The Last of the Mohicans (TV series)

The Last of the Mohicans is a 1971 BBC serial, based on the 1826 novel of the same name by James Fenimore Cooper, directed by David Maloney.[1]

The Last of the Mohicans
GenreAdventure Drama
Based onNovel by James Fennimore Cooper
Written byHarry Green
Directed byDavid Maloney
Country of originUnited Kingdom
Original languageEnglish
No. of series1
No. of episodes8
ProducerJohn Mcrae
Running time44-46 minutes
Original networkBBC One
Original release17 January (1971-01-17) –
7 March 1971 (1971-03-07)
External links
BBC website

It was shown during the Sunday tea time slot on BBC One, which for several years showed fairly faithful adaptations of classic novels aimed at a family audience. In 1972 it was shown in America as part of the Masterpiece Theatre series.[2]

The serial consisted of eight 45-minute episodes.

Near the start, Chingachook introduces his son Uncas, saying "Uncas is the last of the Mohicans". After Uncas is killed, the final line in the serial is Chingachgook saying in a sad voice, "I am the last of the Mohicans".

The serial was responsible for popularising the term "Mohican hairstyle" for what is known as a Mohawk hairstyle in the US, although it was actually worn by the Hurons not the Mohicans in the serial.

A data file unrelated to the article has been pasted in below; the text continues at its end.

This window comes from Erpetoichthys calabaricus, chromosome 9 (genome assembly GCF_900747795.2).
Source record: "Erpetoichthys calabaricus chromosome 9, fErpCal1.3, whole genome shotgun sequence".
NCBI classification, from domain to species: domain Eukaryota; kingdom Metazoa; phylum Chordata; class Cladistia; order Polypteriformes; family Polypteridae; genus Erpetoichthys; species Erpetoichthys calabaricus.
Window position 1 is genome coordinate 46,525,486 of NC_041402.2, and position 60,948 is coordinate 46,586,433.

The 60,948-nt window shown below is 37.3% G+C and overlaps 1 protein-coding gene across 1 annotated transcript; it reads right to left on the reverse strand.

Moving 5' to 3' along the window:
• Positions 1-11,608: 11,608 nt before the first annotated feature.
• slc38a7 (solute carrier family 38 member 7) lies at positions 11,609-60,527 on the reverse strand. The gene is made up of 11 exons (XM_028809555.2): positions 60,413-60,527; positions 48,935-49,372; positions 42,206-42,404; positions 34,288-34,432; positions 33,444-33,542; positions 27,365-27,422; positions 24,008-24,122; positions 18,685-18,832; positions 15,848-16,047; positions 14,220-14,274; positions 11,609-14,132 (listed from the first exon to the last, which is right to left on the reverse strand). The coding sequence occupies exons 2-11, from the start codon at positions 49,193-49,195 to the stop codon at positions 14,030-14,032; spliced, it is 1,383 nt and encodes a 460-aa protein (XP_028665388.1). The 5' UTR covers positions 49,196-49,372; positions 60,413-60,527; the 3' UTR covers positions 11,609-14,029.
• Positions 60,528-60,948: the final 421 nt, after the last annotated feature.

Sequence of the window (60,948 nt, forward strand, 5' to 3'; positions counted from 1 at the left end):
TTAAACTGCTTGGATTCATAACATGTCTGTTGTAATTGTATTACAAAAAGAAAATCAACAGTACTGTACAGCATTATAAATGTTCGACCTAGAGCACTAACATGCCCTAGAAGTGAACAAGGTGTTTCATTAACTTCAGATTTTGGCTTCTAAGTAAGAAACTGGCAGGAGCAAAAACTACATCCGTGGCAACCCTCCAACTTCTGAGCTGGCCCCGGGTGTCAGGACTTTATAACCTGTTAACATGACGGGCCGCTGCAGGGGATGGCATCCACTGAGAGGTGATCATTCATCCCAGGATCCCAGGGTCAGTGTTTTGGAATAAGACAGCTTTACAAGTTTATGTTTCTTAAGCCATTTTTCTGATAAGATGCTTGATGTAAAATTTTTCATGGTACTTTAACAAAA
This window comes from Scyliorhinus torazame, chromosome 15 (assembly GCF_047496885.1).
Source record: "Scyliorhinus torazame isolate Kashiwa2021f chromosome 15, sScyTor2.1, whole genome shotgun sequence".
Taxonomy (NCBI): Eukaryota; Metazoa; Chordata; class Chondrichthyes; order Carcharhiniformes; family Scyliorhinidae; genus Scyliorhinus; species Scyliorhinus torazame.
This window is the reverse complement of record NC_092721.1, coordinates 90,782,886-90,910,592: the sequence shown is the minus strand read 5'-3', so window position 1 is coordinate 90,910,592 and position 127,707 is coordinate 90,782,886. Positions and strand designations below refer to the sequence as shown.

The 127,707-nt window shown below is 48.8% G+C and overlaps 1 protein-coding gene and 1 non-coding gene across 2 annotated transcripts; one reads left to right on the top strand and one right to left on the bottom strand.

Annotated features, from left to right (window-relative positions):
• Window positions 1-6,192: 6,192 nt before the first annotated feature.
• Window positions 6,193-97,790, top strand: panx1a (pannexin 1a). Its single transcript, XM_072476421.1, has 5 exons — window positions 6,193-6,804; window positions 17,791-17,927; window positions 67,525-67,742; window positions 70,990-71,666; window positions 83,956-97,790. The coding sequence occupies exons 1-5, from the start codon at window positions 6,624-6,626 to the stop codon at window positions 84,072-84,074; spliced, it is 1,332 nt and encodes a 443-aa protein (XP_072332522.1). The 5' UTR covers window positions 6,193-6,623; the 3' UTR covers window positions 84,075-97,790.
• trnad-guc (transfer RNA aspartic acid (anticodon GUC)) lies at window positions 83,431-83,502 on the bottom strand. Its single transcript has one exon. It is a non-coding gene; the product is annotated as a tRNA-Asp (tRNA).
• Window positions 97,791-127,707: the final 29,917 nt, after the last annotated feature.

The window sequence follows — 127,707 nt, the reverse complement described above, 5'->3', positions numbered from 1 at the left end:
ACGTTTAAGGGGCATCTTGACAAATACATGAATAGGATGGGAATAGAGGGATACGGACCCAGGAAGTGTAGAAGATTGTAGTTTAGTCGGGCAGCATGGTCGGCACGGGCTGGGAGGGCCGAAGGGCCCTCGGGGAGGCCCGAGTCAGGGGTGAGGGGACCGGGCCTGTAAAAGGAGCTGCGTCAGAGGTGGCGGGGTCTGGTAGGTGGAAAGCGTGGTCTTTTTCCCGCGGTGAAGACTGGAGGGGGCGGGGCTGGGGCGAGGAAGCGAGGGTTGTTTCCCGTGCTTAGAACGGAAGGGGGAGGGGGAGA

This production was released on DVD, distributed by Acorn Media UK.

In 1973 the BBC made a sequel Hawkeye, the Pathfinder, also with Abineri as Chingachook but with Paul Massie as Hawkeye.[3]



It is considered by some people to be the most faithful and the best of the various film and TV adaptations of The Last of the Mohicans, as well as one of the best of the BBC's Sunday adaptations. Compared with some other adaptations of the novel it was made on a relatively low budget (much of it was shot in the studio, although there were scenes shot on location in Scotland) and it included some dated elements (the American Indians were all played by white actors in make up). However it was praised for the quality of the acting, particularly the performance as Magua by Philip Madoc, an experienced Welsh TV actor who often played villains, and Richard Warwick as Uncas.

In a contemporary review in The New York Times John J. O'Connor criticized the "natural handicap of vocal accents" of British actors portraying Native Americans. He summarized; "The over‐all production, complete with forest battles and canoe joustings, is excellent. The color photography is first‐rate. And most of the performances, in the B.B.C. tradition, are superb."[2]


  1. ^ "The Last of the Mohicans Part 8 (1971)". BFI.
  2. ^ a b O'Connor, John J. (27 March 1972). "TV: 'Last of Mohicans'". The New York Times. Retrieved 23 September 2018.
  3. ^ "Hawkeye, The Pathfinder Episode 5 (1973)". BFI.

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